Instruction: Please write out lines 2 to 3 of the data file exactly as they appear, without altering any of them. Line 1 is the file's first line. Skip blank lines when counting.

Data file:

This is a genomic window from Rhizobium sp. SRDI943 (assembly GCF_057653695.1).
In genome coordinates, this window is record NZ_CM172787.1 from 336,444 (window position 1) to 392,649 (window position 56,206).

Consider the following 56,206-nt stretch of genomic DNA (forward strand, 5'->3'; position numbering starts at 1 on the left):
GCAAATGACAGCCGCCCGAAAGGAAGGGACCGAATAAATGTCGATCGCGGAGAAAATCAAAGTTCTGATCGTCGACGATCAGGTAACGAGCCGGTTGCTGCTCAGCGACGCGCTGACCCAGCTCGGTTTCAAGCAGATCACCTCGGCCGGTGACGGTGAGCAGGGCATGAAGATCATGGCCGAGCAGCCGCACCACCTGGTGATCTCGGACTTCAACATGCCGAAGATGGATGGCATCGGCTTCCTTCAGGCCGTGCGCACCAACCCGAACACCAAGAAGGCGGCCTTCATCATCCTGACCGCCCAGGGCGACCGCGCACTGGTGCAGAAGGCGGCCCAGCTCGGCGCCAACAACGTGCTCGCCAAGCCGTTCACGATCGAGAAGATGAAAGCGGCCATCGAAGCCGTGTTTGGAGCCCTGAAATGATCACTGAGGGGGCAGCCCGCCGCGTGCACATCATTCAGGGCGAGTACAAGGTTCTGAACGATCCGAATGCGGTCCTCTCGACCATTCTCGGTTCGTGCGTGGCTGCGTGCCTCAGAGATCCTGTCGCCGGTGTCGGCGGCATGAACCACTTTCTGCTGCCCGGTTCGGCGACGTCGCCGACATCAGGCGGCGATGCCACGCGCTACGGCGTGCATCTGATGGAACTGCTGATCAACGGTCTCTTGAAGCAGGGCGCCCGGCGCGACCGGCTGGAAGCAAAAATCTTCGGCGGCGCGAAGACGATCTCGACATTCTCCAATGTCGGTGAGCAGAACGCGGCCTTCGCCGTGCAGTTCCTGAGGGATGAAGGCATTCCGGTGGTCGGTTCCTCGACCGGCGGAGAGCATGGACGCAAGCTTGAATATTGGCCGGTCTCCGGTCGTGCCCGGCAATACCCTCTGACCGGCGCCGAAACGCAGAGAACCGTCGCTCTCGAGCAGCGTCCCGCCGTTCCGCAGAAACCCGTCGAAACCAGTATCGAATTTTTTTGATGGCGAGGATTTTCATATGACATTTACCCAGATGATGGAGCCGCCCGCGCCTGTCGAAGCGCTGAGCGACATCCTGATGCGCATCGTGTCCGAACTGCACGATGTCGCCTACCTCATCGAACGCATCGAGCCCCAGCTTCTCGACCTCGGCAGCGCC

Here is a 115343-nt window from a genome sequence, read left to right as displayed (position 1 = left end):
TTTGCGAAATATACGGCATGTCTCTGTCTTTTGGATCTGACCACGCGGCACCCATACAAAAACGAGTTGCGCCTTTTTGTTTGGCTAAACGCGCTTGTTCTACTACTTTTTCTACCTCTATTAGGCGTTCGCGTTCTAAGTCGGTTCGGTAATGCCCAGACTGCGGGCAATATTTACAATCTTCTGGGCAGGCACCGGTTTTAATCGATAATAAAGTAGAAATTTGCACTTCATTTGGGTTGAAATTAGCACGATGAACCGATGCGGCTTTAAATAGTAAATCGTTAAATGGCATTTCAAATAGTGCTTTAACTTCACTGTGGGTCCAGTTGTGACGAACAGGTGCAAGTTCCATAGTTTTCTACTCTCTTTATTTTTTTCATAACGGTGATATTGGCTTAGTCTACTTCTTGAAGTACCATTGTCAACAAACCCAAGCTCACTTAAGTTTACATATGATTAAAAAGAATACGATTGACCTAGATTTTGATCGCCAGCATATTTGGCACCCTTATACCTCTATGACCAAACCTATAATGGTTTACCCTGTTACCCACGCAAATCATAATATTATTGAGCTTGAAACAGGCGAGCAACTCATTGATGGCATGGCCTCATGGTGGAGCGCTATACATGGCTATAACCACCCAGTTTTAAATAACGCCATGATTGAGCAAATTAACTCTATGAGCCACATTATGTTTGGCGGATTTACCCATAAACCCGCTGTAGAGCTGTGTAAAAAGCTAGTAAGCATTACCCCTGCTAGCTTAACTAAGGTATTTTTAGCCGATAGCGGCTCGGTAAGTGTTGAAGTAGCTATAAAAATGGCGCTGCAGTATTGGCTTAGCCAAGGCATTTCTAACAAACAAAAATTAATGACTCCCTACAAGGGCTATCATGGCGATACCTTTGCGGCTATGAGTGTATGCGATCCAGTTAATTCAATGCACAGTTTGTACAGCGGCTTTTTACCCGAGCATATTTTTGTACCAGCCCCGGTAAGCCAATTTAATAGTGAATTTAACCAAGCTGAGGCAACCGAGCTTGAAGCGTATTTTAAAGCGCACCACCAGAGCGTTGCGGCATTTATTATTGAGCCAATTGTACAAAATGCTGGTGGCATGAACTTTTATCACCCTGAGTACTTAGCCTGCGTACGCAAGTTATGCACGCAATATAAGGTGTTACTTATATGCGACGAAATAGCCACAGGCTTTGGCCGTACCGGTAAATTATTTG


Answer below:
In genome coordinates, this window is record NZ_CM172787.1 from 336,444 (window position 1) to 392,649 (window position 56,206).

Consider the following 56,206-nt stretch of genomic DNA (forward strand, 5'->3'; position numbering starts at 1 on the left):